The 21st Ecological Farming Conference will be held Jan. 24-27 at the Asilomar Conference Center in Pacific Grove, near Monterey, Calif.
This conference annually attracts over 1,200 farmers, produce industry representatives, educators, researchers, activists, environmentalists, students and consumers who have an interest in sustainable agriculture and organic farming.
Many mainstream farmers attend and participate in conference workshops, and over the years, many have learned fundamental practices of organic farming. These techniques, such as the use of cover crops, beneficial insects, crop rotations and compost, have become more widely used in conventional agriculture.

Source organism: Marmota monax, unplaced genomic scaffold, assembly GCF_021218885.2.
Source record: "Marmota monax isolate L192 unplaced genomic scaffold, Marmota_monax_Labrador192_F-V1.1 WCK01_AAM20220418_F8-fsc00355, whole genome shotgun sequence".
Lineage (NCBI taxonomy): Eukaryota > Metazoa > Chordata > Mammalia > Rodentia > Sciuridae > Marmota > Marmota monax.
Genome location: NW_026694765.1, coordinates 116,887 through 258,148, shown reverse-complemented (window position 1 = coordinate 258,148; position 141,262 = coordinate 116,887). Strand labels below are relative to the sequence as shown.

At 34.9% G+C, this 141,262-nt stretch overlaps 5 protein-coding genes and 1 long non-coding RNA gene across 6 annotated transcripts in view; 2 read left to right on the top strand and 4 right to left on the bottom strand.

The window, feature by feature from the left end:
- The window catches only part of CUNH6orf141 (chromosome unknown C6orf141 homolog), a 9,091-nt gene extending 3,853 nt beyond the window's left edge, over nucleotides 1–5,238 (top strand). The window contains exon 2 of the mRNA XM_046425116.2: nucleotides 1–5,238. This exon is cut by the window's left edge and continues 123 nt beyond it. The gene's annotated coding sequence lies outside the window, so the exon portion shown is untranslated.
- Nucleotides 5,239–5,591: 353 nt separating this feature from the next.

Organic farming has become the fastest growing segment of the American food industry, conference sponsors report, grossing over $5 billion and growing over 20 percent annually for the past five years.
The conference begins on Wednesday with an all-day bus tour to four farms in the Pajaro Valley.
Over the next three days, there are 60 workshops and three plenary sessions,ranging in subject from genetic engineering to farm production techniques to livestock to California water supply to updates on organic standards.
The recent release of the final USDA rule on organic production is the subject of a workshop on Jan. 25. Two years ago the federal government received input from the public on the first draft of the rule, which initially allowed food irradiation, genetic engineering and sewage sludge fertilizer for food labeled organic. The new standards do not permit these practices for organic foods.